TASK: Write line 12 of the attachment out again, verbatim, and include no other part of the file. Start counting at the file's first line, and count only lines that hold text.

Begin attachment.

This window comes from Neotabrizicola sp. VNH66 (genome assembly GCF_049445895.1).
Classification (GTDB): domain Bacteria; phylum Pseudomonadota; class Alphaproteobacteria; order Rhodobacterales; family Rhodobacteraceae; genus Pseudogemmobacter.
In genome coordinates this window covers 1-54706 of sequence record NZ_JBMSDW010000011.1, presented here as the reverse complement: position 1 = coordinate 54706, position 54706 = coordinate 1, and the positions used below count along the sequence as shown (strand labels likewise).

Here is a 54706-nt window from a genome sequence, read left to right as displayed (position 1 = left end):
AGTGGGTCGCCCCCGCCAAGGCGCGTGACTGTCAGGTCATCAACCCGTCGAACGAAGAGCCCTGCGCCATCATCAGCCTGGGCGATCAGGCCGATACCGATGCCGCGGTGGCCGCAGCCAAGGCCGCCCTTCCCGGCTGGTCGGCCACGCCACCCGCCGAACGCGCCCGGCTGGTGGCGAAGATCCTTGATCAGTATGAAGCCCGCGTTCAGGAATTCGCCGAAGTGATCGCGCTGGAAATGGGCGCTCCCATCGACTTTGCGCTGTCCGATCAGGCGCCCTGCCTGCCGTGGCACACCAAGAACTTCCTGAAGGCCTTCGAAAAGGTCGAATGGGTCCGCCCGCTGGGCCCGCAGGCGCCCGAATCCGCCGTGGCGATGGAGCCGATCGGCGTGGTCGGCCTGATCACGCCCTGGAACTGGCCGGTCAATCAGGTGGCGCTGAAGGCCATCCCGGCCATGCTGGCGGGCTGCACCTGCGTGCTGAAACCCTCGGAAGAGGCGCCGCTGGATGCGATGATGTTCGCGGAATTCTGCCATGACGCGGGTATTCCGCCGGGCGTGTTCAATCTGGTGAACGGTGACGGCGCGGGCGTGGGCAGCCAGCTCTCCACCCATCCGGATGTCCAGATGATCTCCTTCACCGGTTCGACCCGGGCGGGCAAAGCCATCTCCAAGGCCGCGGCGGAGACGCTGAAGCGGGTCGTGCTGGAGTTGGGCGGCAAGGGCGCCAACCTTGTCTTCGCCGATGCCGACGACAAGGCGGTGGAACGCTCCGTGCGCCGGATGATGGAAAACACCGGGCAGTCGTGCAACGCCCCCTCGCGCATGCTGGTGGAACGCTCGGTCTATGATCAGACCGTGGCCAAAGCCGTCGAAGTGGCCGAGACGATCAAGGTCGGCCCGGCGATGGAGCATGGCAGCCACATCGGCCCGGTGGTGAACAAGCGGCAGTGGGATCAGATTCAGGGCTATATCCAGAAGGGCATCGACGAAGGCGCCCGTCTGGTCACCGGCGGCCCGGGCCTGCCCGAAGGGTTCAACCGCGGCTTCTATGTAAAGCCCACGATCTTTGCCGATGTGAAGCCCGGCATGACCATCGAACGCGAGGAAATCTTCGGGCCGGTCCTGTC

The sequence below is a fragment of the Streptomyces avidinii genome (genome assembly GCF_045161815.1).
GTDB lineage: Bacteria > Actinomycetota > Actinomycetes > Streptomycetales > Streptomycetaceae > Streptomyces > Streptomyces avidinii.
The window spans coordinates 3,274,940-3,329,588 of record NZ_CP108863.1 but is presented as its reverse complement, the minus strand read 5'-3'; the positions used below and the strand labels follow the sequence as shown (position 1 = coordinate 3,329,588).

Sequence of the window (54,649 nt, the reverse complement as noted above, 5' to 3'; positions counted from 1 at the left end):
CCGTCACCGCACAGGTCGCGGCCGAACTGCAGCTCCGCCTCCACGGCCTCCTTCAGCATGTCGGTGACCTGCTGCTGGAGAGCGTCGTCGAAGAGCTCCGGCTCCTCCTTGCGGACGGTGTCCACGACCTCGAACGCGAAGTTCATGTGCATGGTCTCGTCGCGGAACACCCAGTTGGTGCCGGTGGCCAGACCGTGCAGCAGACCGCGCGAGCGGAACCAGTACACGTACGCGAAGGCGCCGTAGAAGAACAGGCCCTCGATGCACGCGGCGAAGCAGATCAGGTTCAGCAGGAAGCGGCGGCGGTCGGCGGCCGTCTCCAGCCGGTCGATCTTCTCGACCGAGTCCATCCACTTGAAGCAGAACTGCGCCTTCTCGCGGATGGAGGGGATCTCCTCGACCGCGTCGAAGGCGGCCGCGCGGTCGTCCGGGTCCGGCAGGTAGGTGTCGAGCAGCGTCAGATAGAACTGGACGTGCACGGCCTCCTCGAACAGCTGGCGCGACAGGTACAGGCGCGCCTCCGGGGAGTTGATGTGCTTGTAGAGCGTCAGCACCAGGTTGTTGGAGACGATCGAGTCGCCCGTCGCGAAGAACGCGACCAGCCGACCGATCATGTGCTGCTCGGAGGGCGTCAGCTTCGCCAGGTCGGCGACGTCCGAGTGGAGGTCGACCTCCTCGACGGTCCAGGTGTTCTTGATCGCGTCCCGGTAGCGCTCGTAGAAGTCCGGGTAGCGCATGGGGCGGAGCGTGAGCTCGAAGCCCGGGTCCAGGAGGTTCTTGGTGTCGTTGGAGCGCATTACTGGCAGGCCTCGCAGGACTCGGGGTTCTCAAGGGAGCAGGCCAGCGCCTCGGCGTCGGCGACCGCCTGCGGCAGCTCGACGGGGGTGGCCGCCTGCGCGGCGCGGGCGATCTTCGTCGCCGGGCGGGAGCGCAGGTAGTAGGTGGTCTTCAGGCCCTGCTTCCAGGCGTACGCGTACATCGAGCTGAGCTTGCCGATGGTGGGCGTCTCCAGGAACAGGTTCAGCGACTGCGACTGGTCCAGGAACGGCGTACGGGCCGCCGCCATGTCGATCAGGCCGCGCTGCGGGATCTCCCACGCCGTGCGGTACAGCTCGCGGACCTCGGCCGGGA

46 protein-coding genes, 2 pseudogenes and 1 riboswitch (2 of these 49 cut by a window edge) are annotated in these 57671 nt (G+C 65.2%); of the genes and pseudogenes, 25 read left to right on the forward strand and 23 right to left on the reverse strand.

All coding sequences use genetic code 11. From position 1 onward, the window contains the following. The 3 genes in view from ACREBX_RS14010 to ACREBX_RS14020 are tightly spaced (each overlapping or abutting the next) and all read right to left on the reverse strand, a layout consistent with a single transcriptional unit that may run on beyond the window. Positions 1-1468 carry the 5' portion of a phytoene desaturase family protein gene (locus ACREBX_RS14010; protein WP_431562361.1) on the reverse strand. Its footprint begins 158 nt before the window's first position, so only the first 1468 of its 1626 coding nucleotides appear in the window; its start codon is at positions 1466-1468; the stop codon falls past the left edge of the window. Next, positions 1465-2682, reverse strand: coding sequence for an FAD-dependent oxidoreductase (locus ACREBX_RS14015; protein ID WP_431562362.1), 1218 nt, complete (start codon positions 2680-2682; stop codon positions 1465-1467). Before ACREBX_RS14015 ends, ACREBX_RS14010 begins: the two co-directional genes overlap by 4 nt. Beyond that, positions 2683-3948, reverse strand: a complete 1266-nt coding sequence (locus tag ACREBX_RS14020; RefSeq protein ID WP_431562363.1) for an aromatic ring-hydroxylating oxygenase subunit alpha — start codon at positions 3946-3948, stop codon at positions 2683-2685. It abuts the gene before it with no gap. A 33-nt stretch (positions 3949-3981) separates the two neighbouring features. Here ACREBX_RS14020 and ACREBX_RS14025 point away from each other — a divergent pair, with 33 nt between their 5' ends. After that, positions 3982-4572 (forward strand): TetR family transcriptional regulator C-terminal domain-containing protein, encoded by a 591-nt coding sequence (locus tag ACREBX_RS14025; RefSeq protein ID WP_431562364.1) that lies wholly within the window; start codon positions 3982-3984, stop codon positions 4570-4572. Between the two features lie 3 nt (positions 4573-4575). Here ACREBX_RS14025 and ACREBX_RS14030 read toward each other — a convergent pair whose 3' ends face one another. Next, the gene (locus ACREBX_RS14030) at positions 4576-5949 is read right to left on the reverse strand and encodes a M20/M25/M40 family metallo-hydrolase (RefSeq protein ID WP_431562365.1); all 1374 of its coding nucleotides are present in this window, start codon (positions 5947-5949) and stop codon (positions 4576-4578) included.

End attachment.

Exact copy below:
All coding sequences use genetic code 11. From position 1 onward, the window contains the following. The 3 genes in view from ACREBX_RS14010 to ACREBX_RS14020 are tightly spaced (each overlapping or abutting the next) and all read right to left on the reverse strand, a layout consistent with a single transcriptional unit that may run on beyond the window. Positions 1-1468 carry the 5' portion of a phytoene desaturase family protein gene (locus ACREBX_RS14010; protein WP_431562361.1) on the reverse strand. Its footprint begins 158 nt before the window's first position, so only the first 1468 of its 1626 coding nucleotides appear in the window; its start codon is at positions 1466-1468; the stop codon falls past the left edge of the window. Next, positions 1465-2682, reverse strand: coding sequence for an FAD-dependent oxidoreductase (locus ACREBX_RS14015; protein ID WP_431562362.1), 1218 nt, complete (start codon positions 2680-2682; stop codon positions 1465-1467). Before ACREBX_RS14015 ends, ACREBX_RS14010 begins: the two co-directional genes overlap by 4 nt. Beyond that, positions 2683-3948, reverse strand: a complete 1266-nt coding sequence (locus tag ACREBX_RS14020; RefSeq protein ID WP_431562363.1) for an aromatic ring-hydroxylating oxygenase subunit alpha — start codon at positions 3946-3948, stop codon at positions 2683-2685. It abuts the gene before it with no gap. A 33-nt stretch (positions 3949-3981) separates the two neighbouring features. Here ACREBX_RS14020 and ACREBX_RS14025 point away from each other — a divergent pair, with 33 nt between their 5' ends. After that, positions 3982-4572 (forward strand): TetR family transcriptional regulator C-terminal domain-containing protein, encoded by a 591-nt coding sequence (locus tag ACREBX_RS14025; RefSeq protein ID WP_431562364.1) that lies wholly within the window; start codon positions 3982-3984, stop codon positions 4570-4572. Between the two features lie 3 nt (positions 4573-4575). Here ACREBX_RS14025 and ACREBX_RS14030 read toward each other — a convergent pair whose 3' ends face one another. Next, the gene (locus ACREBX_RS14030) at positions 4576-5949 is read right to left on the reverse strand and encodes a M20/M25/M40 family metallo-hydrolase (RefSeq protein ID WP_431562365.1); all 1374 of its coding nucleotides are present in this window, start codon (positions 5947-5949) and stop codon (positions 4576-4578) included.